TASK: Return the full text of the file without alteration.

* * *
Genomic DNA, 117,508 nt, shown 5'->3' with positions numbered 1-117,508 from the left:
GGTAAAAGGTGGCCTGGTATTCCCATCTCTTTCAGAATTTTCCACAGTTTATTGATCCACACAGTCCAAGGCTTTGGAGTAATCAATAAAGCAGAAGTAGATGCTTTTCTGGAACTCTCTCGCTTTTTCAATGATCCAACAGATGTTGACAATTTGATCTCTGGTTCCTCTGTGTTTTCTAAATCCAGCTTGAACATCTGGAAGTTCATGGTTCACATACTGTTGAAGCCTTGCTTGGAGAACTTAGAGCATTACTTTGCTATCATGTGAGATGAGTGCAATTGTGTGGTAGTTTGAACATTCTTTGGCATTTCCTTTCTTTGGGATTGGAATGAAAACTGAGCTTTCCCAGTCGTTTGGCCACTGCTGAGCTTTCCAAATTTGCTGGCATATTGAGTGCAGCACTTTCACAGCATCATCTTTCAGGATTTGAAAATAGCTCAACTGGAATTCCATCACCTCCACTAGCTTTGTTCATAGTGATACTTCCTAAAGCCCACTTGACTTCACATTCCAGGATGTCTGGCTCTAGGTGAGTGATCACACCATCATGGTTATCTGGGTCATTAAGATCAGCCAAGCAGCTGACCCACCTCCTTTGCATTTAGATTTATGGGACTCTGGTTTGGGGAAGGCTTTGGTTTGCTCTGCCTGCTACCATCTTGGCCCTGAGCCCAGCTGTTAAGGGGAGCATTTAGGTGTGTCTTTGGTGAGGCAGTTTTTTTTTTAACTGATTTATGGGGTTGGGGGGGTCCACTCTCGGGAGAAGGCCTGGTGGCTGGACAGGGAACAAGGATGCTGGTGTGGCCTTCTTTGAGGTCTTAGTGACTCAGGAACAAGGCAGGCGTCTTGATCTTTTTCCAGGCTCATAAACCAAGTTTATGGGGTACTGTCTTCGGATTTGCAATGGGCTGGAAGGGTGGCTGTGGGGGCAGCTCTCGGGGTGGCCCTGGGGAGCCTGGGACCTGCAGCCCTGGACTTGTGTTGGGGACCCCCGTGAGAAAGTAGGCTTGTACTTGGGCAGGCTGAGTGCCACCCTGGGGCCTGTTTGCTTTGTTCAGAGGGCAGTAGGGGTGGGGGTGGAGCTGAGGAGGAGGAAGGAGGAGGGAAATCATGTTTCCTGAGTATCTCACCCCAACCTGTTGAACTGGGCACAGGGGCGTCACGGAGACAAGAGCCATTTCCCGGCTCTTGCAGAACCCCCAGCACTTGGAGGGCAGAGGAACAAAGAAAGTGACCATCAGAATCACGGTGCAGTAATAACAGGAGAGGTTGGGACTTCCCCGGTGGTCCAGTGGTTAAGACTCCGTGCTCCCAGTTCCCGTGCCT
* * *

Genomic DNA, 117,508 nt, shown 5'->3' with positions numbered 1-117,508 from the left:
GGTAAAAGGTGGCCTGGTATTCCCATCTCTTTCAGAATTTTCCACAGTTTATTGATCCACACAGTCCAAGGCTTTGGAGTAATCAATAAAGCAGAAGTAGATGCTTTTCTGGAACTCTCTCGCTTTTTCAATGATCCAACAGATGTTGACAATTTGATCTCTGGTTCCTCTGTGTTTTCTAAATCCAGCTTGAACATCTGGAAGTTCATGGTTCACATACTGTTGAAGCCTTGCTTGGAGAACTTAGAGCATTACTTTGCTATCATGTGAGATGAGTGCAATTGTGTGGTAGTTTGAACATTCTTTGGCATTTCCTTTCTTTGGGATTGGAATGAAAACTGAGCTTTCCCAGTCGTTTGGCCACTGCTGAGCTTTCCAAATTTGCTGGCATATTGAGTGCAGCACTTTCACAGCATCATCTTTCAGGATTTGAAAATAGCTCAACTGGAATTCCATCACCTCCACTAGCTTTGTTCATAGTGATACTTCCTAAAGCCCACTTGACTTCACATTCCAGGATGTCTGGCTCTAGGTGAGTGATCACACCATCATGGTTATCTGGGTCATTAAGATCAGCCAAGCAGCTGACCCACCTCCTTTGCATTTAGATTTATGGGACTCTGGTTTGGGGAAGGCTTTGGTTTGCTCTGCCTGCTACCATCTTGGCCCTGAGCCCAGCTGTTAAGGGGAGCATTTAGGTGTGTCTTTGGTGAGGCAGTTTTTTTTTTAACTGATTTATGGGGTTGGGGGGGTCCACTCTCGGGAGAAGGCCTGGTGGCTGGACAGGGAACAAGGATGCTGGTGTGGCCTTCTTTGAGGTCTTAGTGACTCAGGAACAAGGCAGGCGTCTTGATCTTTTTCCAGGCTCATAAACCAAGTTTATGGGGTACTGTCTTCGGATTTGCAATGGGCTGGAAGGGTGGCTGTGGGGGCAGCTCTCGGGGTGGCCCTGGGGAGCCTGGGACCTGCAGCCCTGGACTTGTGTTGGGGACCCCCGTGAGAAAGTAGGCTTGTACTTGGGCAGGCTGAGTGCCACCCTGGGGCCTGTTTGCTTTGTTCAGAGGGCAGTAGGGGTGGGGGTGGAGCTGAGGAGGAGGAAGGAGGAGGGAAATCATGTTTCCTGAGTATCTCACCCCAACCTGTTGAACTGGGCACAGGGGCGTCACGGAGACAAGAGCCATTTCCCGGCTCTTGCAGAACCCCCAGCACTTGGAGGGCAGAGGAACAAAGAAAGTGACCATCAGAATCACGGTGCAGTAATAACAGGAGAGGTTGGGACTTCCCCGGTGGTCCAGTGGTTAAGACTCCGTGCTCCCAGTTCCCGTGCCT